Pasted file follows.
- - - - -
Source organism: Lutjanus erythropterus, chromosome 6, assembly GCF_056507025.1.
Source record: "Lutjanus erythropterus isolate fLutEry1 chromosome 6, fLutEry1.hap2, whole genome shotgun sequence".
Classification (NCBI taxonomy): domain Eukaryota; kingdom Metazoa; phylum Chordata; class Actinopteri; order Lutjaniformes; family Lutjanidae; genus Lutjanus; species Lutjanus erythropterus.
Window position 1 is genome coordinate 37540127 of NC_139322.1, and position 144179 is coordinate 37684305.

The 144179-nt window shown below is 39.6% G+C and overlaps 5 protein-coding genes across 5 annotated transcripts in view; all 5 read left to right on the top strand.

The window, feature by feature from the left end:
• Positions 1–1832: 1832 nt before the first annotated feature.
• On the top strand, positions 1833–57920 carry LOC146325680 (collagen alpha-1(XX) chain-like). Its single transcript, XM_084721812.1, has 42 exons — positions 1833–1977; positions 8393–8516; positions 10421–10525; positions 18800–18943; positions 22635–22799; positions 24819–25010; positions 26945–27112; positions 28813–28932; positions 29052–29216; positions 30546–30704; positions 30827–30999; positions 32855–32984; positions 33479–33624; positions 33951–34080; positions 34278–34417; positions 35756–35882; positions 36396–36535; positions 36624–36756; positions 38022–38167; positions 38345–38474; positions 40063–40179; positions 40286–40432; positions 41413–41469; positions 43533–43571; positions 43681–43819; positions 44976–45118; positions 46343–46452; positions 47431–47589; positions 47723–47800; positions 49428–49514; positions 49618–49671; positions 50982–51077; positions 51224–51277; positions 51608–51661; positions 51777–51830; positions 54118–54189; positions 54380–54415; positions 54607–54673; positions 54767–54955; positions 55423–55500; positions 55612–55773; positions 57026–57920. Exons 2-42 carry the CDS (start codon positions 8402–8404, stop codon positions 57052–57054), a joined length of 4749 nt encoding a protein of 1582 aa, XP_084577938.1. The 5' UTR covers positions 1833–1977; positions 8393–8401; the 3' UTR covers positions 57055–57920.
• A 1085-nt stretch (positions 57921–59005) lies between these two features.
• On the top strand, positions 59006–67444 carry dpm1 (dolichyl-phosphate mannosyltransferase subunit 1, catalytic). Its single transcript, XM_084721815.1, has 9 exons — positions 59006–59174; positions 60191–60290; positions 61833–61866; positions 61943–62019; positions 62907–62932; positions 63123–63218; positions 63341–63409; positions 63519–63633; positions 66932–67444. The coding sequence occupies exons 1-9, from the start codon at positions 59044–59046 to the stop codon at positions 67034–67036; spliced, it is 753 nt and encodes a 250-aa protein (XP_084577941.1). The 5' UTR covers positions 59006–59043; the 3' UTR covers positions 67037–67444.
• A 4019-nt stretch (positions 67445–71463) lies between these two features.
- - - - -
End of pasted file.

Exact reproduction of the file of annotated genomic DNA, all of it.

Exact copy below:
Source organism: Lutjanus erythropterus, chromosome 6, assembly GCF_056507025.1.
Source record: "Lutjanus erythropterus isolate fLutEry1 chromosome 6, fLutEry1.hap2, whole genome shotgun sequence".
Classification (NCBI taxonomy): domain Eukaryota; kingdom Metazoa; phylum Chordata; class Actinopteri; order Lutjaniformes; family Lutjanidae; genus Lutjanus; species Lutjanus erythropterus.
Window position 1 is genome coordinate 37540127 of NC_139322.1, and position 144179 is coordinate 37684305.

The 144179-nt window shown below is 39.6% G+C and overlaps 5 protein-coding genes across 5 annotated transcripts in view; all 5 read left to right on the top strand.

The window, feature by feature from the left end:
• Positions 1–1832: 1832 nt before the first annotated feature.
• On the top strand, positions 1833–57920 carry LOC146325680 (collagen alpha-1(XX) chain-like). Its single transcript, XM_084721812.1, has 42 exons — positions 1833–1977; positions 8393–8516; positions 10421–10525; positions 18800–18943; positions 22635–22799; positions 24819–25010; positions 26945–27112; positions 28813–28932; positions 29052–29216; positions 30546–30704; positions 30827–30999; positions 32855–32984; positions 33479–33624; positions 33951–34080; positions 34278–34417; positions 35756–35882; positions 36396–36535; positions 36624–36756; positions 38022–38167; positions 38345–38474; positions 40063–40179; positions 40286–40432; positions 41413–41469; positions 43533–43571; positions 43681–43819; positions 44976–45118; positions 46343–46452; positions 47431–47589; positions 47723–47800; positions 49428–49514; positions 49618–49671; positions 50982–51077; positions 51224–51277; positions 51608–51661; positions 51777–51830; positions 54118–54189; positions 54380–54415; positions 54607–54673; positions 54767–54955; positions 55423–55500; positions 55612–55773; positions 57026–57920. Exons 2-42 carry the CDS (start codon positions 8402–8404, stop codon positions 57052–57054), a joined length of 4749 nt encoding a protein of 1582 aa, XP_084577938.1. The 5' UTR covers positions 1833–1977; positions 8393–8401; the 3' UTR covers positions 57055–57920.
• A 1085-nt stretch (positions 57921–59005) lies between these two features.
• On the top strand, positions 59006–67444 carry dpm1 (dolichyl-phosphate mannosyltransferase subunit 1, catalytic). Its single transcript, XM_084721815.1, has 9 exons — positions 59006–59174; positions 60191–60290; positions 61833–61866; positions 61943–62019; positions 62907–62932; positions 63123–63218; positions 63341–63409; positions 63519–63633; positions 66932–67444. The coding sequence occupies exons 1-9, from the start codon at positions 59044–59046 to the stop codon at positions 67034–67036; spliced, it is 753 nt and encodes a 250-aa protein (XP_084577941.1). The 5' UTR covers positions 59006–59043; the 3' UTR covers positions 67037–67444.
• A 4019-nt stretch (positions 67445–71463) lies between these two features.